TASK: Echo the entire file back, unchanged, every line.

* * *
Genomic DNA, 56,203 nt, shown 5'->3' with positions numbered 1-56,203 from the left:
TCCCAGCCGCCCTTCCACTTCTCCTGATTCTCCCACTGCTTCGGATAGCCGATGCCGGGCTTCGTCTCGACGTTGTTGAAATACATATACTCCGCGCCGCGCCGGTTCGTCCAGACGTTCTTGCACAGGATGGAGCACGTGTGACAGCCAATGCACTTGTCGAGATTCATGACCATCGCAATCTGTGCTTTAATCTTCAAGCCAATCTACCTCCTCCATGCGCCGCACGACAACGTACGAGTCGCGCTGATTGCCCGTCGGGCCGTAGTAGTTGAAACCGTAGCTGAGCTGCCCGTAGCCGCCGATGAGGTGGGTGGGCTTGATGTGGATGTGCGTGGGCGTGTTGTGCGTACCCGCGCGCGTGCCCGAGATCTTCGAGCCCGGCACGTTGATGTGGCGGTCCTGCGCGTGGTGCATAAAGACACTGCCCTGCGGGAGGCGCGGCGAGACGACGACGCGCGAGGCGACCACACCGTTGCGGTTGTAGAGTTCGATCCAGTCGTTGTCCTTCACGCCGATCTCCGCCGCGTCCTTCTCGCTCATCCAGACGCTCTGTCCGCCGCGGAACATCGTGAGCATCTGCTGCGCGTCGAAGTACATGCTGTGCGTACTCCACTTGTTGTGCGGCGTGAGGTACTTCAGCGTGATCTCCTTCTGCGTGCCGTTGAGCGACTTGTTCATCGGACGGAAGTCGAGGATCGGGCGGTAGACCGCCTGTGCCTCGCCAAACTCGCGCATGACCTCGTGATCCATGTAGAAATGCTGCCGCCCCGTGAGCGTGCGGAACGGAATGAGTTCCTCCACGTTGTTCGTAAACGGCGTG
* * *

Genomic DNA, 56,203 nt, shown 5'->3' with positions numbered 1-56,203 from the left:
TCCCAGCCGCCCTTCCACTTCTCCTGATTCTCCCACTGCTTCGGATAGCCGATGCCGGGCTTCGTCTCGACGTTGTTGAAATACATATACTCCGCGCCGCGCCGGTTCGTCCAGACGTTCTTGCACAGGATGGAGCACGTGTGACAGCCAATGCACTTGTCGAGATTCATGACCATCGCAATCTGTGCTTTAATCTTCAAGCCAATCTACCTCCTCCATGCGCCGCACGACAACGTACGAGTCGCGCTGATTGCCCGTCGGGCCGTAGTAGTTGAAACCGTAGCTGAGCTGCCCGTAGCCGCCGATGAGGTGGGTGGGCTTGATGTGGATGTGCGTGGGCGTGTTGTGCGTACCCGCGCGCGTGCCCGAGATCTTCGAGCCCGGCACGTTGATGTGGCGGTCCTGCGCGTGGTGCATAAAGACACTGCCCTGCGGGAGGCGCGGCGAGACGACGACGCGCGAGGCGACCACACCGTTGCGGTTGTAGAGTTCGATCCAGTCGTTGTCCTTCACGCCGATCTCCGCCGCGTCCTTCTCGCTCATCCAGACGCTCTGTCCGCCGCGGAACATCGTGAGCATCTGCTGCGCGTCGAAGTACATGCTGTGCGTACTCCACTTGTTGTGCGGCGTGAGGTACTTCAGCGTGATCTCCTTCTGCGTGCCGTTGAGCGACTTGTTCATCGGACGGAAGTCGAGGATCGGGCGGTAGACCGCCTGTGCCTCGCCAAACTCGCGCATGACCTCGTGATCCATGTAGAAATGCTGCCGCCCCGTGAGCGTGCGGAACGGAATGAGTTCCTCCACGTTGTTCGTAAACGGCGTG